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Symptoms – Scarring

The red, angry-looking bumps and sores caused by hidradenitis suppurativa (HS) can cause physical and emotional discomfort in people living with the condition. Many people also feel embarrassed by the way their skin looks. Even after the sores caused by HS heal, relief is limited. Over time, severe scarring replaces the active sores.

HS is a painful, chronic inflammatory skin disease. The disease begins when clogged hair follicles cause bumps. Over time, this process leads to:1

  • Abscesses
  • Pus
  • Odor
  • Inflammation
  • Tunnels under the skin
  • Scars

Flares that come and go make symptoms worse.2

What HS scars do

As HS bumps heal, they leave raised scars. Tunnels under the skin, called sinus tracts, may develop solid plaques. Plaques are thickened patches of skin more than 1 centimeter (about half an inch) across. Sinus tracts may also form dense, ropelike scars that crisscross the inflamed area.3,4

About 60 percent of people with HS say their disease has a large or extremely large effect on their life. The more skin areas affected by HS, the greater the negative impact. People with HS feel more stigmatized and have lower self-esteem when they have symptoms on uncovered skin areas, such as the head and nape of the neck. The social impact of their physical appearance increases their risk for depression.5

In addition to their appearance, the scars may cause other problems. They may result in:3,4,6-9

  • Contractures – permanent tightening of muscles, tendons, skin, and other tissues that prevent normal movement. People who have contractures may not be able to lift their arms or separate their thighs, leaving them disabled.
  • Anal, urethral, and rectal strictures – abnormal narrowing of tubes that carry waste out of the body. The strictures can lead to difficult or painful bowel movements, inflammation or infection in the urinary tract, abdominal pain, vomiting, and diarrhea.
  • Lymphatic obstruction with lymphedema and lymphangiectasia. The lymphatic system carries lymph fluid and immune cells throughout the body. Lymphedema is a buildup of fluid that can cause swelling. In lymphangiectasia, the lymphatic vessels expand abnormally and may rupture. Ruptured vessels in the intestines can interfere with absorption of nutrients. Lymphangiectasia also can affect the kidneys, thyroid gland, skin, and outer coverings of the lungs and heart.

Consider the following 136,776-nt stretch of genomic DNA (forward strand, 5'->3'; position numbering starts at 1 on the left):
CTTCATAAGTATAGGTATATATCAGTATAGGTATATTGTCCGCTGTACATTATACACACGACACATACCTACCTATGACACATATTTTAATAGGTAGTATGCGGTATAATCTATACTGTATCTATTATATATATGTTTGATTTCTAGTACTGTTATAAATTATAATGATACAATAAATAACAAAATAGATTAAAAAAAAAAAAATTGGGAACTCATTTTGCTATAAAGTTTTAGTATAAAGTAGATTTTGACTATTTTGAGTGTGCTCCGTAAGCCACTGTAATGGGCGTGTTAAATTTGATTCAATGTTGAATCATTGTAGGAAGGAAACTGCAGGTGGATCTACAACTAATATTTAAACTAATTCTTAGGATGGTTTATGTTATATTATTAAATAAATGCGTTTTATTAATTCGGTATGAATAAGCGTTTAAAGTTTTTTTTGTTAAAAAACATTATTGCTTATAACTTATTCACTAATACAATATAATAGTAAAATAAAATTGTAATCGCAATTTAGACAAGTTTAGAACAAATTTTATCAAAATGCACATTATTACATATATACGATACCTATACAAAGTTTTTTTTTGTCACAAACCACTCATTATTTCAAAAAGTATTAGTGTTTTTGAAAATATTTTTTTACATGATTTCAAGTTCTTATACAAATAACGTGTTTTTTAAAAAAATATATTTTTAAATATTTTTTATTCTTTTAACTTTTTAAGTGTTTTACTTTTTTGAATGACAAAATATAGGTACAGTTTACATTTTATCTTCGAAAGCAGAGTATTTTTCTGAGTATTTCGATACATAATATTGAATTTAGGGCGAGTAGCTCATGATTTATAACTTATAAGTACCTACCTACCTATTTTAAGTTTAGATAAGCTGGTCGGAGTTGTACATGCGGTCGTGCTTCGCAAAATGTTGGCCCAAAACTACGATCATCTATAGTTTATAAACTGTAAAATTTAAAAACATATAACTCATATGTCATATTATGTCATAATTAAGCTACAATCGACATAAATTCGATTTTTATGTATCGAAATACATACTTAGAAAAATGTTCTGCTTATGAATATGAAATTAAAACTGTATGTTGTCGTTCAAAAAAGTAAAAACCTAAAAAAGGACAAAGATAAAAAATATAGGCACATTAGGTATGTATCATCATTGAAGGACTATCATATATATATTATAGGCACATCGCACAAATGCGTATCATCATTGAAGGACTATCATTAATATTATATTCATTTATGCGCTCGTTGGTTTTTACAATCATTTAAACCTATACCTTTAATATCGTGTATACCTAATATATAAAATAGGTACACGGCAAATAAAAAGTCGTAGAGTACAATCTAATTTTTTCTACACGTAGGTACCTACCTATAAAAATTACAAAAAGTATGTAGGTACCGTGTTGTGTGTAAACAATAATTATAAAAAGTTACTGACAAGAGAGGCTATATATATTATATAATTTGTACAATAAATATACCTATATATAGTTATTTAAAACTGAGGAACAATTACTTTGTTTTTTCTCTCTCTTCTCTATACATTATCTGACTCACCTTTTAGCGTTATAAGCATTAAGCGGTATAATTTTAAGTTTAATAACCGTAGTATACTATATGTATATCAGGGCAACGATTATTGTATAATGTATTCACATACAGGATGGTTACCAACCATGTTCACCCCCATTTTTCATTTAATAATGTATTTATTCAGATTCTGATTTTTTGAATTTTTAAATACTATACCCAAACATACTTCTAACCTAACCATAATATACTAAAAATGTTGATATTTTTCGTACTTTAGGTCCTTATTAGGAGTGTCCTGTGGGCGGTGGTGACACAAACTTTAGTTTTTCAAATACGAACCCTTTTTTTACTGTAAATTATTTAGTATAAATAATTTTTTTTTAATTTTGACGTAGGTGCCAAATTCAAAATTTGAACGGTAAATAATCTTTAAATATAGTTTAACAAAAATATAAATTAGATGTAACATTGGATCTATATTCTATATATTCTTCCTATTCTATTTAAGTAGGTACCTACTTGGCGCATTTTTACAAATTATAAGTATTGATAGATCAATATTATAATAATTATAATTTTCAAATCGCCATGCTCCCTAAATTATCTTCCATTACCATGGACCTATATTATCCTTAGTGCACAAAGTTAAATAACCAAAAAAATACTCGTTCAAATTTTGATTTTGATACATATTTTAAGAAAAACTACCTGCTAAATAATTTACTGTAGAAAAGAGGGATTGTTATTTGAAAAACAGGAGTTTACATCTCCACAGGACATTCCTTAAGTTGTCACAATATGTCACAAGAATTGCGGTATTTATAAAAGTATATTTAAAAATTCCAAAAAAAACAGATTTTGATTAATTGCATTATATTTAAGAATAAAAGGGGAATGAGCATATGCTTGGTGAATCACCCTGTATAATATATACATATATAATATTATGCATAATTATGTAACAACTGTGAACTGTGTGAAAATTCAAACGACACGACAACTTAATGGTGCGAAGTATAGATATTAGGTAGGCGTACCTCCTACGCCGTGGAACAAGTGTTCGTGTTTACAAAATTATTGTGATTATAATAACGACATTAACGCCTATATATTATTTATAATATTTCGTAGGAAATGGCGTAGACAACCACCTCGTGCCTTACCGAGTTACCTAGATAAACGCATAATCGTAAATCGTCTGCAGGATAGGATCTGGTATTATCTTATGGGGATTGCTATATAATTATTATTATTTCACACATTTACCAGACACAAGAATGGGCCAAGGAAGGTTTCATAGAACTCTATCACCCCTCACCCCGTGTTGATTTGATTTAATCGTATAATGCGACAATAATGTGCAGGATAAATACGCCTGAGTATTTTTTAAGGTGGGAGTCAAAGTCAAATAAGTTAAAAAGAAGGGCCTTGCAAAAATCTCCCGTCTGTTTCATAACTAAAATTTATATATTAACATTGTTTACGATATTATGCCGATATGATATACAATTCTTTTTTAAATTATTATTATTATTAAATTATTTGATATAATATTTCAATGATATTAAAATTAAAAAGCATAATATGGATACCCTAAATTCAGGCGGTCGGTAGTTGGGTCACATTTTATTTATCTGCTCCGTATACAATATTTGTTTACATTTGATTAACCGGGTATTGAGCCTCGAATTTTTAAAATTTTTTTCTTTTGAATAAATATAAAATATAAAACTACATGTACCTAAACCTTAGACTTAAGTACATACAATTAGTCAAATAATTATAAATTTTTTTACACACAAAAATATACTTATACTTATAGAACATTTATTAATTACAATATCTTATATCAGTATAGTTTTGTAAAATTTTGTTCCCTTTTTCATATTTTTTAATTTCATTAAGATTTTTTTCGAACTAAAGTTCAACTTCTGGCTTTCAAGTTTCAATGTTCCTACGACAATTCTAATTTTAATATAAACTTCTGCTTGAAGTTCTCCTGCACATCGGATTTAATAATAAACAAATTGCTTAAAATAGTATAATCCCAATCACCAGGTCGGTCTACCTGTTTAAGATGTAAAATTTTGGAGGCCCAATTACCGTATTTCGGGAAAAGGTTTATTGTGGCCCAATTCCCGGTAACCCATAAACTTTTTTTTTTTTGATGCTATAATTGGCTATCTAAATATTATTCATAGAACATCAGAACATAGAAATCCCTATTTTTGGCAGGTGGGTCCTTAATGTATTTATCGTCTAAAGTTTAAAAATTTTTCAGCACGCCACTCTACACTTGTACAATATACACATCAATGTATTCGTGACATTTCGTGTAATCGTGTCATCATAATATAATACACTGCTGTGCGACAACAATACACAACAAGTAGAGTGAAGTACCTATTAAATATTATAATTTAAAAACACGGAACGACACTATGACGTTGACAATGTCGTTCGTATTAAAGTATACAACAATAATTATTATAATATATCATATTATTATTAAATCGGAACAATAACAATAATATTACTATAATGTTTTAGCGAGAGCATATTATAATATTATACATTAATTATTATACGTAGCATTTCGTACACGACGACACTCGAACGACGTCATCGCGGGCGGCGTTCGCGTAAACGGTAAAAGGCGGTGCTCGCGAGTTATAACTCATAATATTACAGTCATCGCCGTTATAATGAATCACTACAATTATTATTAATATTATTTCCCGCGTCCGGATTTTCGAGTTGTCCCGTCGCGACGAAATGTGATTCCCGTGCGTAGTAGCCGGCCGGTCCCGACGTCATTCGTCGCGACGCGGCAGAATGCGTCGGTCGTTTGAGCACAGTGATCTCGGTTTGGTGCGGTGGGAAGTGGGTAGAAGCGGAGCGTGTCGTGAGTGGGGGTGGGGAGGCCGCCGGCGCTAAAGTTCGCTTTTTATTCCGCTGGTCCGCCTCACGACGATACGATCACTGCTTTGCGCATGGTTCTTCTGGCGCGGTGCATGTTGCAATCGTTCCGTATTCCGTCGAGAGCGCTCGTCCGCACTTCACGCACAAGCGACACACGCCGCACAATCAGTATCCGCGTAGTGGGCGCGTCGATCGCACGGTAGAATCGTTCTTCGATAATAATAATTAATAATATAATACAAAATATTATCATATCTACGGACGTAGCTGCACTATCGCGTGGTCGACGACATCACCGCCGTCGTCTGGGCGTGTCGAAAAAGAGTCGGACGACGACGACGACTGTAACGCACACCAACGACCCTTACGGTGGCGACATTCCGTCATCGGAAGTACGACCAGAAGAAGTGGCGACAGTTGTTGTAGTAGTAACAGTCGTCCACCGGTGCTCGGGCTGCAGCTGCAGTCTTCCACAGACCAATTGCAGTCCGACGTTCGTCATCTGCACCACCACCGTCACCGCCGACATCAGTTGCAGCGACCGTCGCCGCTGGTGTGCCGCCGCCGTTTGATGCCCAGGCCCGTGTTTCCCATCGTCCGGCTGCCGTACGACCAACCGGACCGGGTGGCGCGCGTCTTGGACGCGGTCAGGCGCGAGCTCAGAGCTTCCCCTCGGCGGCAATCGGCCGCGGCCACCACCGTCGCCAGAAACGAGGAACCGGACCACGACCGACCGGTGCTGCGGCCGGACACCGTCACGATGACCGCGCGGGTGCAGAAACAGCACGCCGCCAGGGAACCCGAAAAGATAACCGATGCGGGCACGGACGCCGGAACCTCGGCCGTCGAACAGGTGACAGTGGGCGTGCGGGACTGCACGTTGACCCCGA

What makes scars better or worse?

Surgery can make scarring better for some people with HS, but it may make it worse for others. Surgery to remove severe HS lesions (sores) and sinus tracts can be made difficult by scarring and contractures.10

However, surgery can be especially helpful in some areas, such as the buttocks. Contractures there do not cause problems with mobility, and scars are easily covered. Patients generally do not complain about the appearance of scars in this area.11

Also, certain plastic surgery techniques can provide a more natural, less scar-like appearance.10

A surgical approach called “deroofing” or “unroofing” can provide good results in some cases. Deroofing is a tissue-saving technique to remove the “roof,” or top, of an abscess or sinus tract. One study found that 83 percent of HS lesions did not return about 3 years after deroofing. There was no infection, and scarring did not impair motion. Of the people treated in the study, 90 percent would recommend deroofing to other people with HS.12

Better results for people with HS

Improving appearance and function are two important goals of HS treatment. Early diagnosis and a team approach that includes a dermatologist (skin specialist) and surgeon can help prevent and reduce scarring.

Written by: Ina Fried | Last reviewed: December 2020
  1. Seyed Jafari SM, Hunger RE, Schlapbach C. Hidradenitis suppurativa: current understanding of pathogenic mechanisms and suggestion for treatment algorithm. Front Med (Lausanne). 2020 Mar 4;7:68. doi:10.3389/fmed.2020.00068.
  2. Jemec GBE. Clinical practice: Hidradenitis suppurativa. N Engl J Med. 2012 Jan 12;366(2):158e64. Available at Accessed 7/12/2020.
  3. Danby FW, Margesson LJ. Hidradenitis suppurativa. Dermatol Clin 28. 2010;779–793 doi:10.1016/j.det.2010.07.003 0733-8635/10/$.
  4. Dermatology glossary of terms. DermNet NZ. Available at Accessed 7/17/2020.
  5. Matusiak L, Bieniek A, Szepietowski JC. Psychophysical aspects of hidradenitis suppurativa. Acta Derm Venereol. 2010; 90(3):264-268. doi: 10.2340/00015555-0866.
  6. Brisinda G, Vanella S, Cadeddu F, et al. Surgical treatment of anal stenosis. World J Gastroenterol. 2009 Apr 28;15(16):1921-1928. Epub 2009 Apr 28. doi:10.3748/wjg.15.1921.
  7. Urethral stricture: symptoms and causes. Mayo Clinic. Available at Accessed 7/22/2020.
  8. Karanikas M, Touzopoulos P, Mitrakas A, et al. Benign post-radiation rectal stricture treated with endoscopic balloon dilation and intralesional triamcinolone injection. Case Rep Gastroenterol. 2012 Sep-Dec;6(3):583-589. Epub 2012 Sep 18. doi:10.1159/000343159.
  9. Genetics home reference: Hennekam syndrome. U.S. National Library of Medicine. Available at Accessed 7/22/2020.
  10. Alikhan A, Sayed C, Alavi A, et al. North American clinical management guidelines for hidradenitis suppurativa: a publication from the United States and Canadian Hidradenitis Suppurativa Foundations: Part I: Diagnosis, evaluation, and the use of complementary and procedural management. J Am Acad Dermatol. 2019;81(1):76‐90.
  11. Menderes A, Sunay O, Vayvada H, Yilmaz M. Surgical management of hidradenitis suppurativa. Int J Med Sci. 2010;7(4):240-247. Available at Accessed 7/9/2020.
  12. van der Zee HH, Prens EP, Boer J. Deroofing: a tissue-saving surgical technique for the treatment of mild to moderate hidradenitis suppurativa lesions. J Am Acad Dermatol. 2010;63(3):475‐480. doi:10.1016/j.jaad.2009.12.018.